International Research Journal of Public and Environmental Health
Vol.2 (6),pp. 65-69, June 2015
Available online at https://www.journalissues.org/IRJPEH/
Article 15/ID/JPRH037/05 pages
Author(s) agree that this article remain permanently open access under the terms of the Creative Commons Attribution License 4.0 International License.
Original Research Article
Susceptibility of black aspergili conidia to industrial sanitizers
Frison Laura N.1*, Sobrero Silvina2 ,Fernandez Verónica2 , and Basílico María L.Z1
1Laboratory of Microbiology, Department Food Engineering, Faculty of Chemical Engineering,Argentina.
2 FBCB Universidad Nacional del Litoral. (3000). Santa Fe, Argentina.
*Corresponding Author E-mail : lfrison(at)fiq.unl.edu.ar
Tel.: 54-342-4571164 (int. 2541); Fax: 54-342-4571162.
We compared the susceptibility of isolates of black aspergilli (Aspergillus section Nigri) conidia against sodium hypochlorite and peracetic acid. The suspension – neutralization UNE-EN1275 test was performed. Solutions of peracetic acid of 750, 1500, 2250, 3000 and 6000 mg/L and solutions of sodium hypochlorite of 100, 700, 1000 and 1300 mg/L were assessed. Cell suspensions were exposed to sanitizers for 1, 5, 15 and 30 minutes at 20 °C. Mean values of the inactivation kinetic data were fitted to a biphasic inactivation model with the GInaFiT macro software. The time for a 4-log10 reduction in conidia (4Dvalues) for sodium hypochlorite (700, 1000 and 1300 mg/L, pH 6 and 9) ranged from 1.1 to 28.8 minutes and for peracetic acid (6000 mg/L) ranged from 6.2 to 14.3 minutes. The results from this study demonstrate the need to identify contaminating flora because the response of molds pigmented and non-pigmented molds could be different.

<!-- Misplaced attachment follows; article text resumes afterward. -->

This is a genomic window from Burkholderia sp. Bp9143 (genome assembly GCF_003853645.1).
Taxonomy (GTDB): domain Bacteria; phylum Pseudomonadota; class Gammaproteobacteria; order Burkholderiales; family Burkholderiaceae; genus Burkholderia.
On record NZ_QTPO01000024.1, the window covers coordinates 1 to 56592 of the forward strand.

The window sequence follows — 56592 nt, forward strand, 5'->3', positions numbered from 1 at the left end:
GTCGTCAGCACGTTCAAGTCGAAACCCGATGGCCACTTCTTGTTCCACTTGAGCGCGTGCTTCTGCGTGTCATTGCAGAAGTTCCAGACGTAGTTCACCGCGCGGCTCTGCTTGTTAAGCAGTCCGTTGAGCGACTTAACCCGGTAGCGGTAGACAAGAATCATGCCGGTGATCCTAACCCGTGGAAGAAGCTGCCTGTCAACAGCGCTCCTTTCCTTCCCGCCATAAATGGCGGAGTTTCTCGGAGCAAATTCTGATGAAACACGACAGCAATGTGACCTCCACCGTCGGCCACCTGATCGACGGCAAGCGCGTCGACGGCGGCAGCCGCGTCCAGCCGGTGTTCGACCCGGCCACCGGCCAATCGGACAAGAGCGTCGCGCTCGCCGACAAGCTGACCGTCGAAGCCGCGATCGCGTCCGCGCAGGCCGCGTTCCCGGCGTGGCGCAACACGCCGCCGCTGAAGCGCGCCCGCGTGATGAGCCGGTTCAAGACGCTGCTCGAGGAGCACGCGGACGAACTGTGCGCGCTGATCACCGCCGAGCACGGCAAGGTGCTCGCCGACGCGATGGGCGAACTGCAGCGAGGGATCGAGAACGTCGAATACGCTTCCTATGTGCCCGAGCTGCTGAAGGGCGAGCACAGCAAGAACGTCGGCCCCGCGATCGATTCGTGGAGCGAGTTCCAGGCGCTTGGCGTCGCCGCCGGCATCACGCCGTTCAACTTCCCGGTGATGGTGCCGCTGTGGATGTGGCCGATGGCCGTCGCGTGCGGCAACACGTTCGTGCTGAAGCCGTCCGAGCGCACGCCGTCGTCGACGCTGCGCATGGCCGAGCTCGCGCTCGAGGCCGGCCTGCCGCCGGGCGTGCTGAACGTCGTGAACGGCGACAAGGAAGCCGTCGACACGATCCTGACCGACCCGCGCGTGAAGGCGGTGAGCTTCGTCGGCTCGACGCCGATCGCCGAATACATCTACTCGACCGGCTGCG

Key words: Black aspergilli (Aspergillus section Nigri), industrial sanitizers, GInaFiT, peracetic acid, sodium hypochlorite, molds pigmented, sanitation processes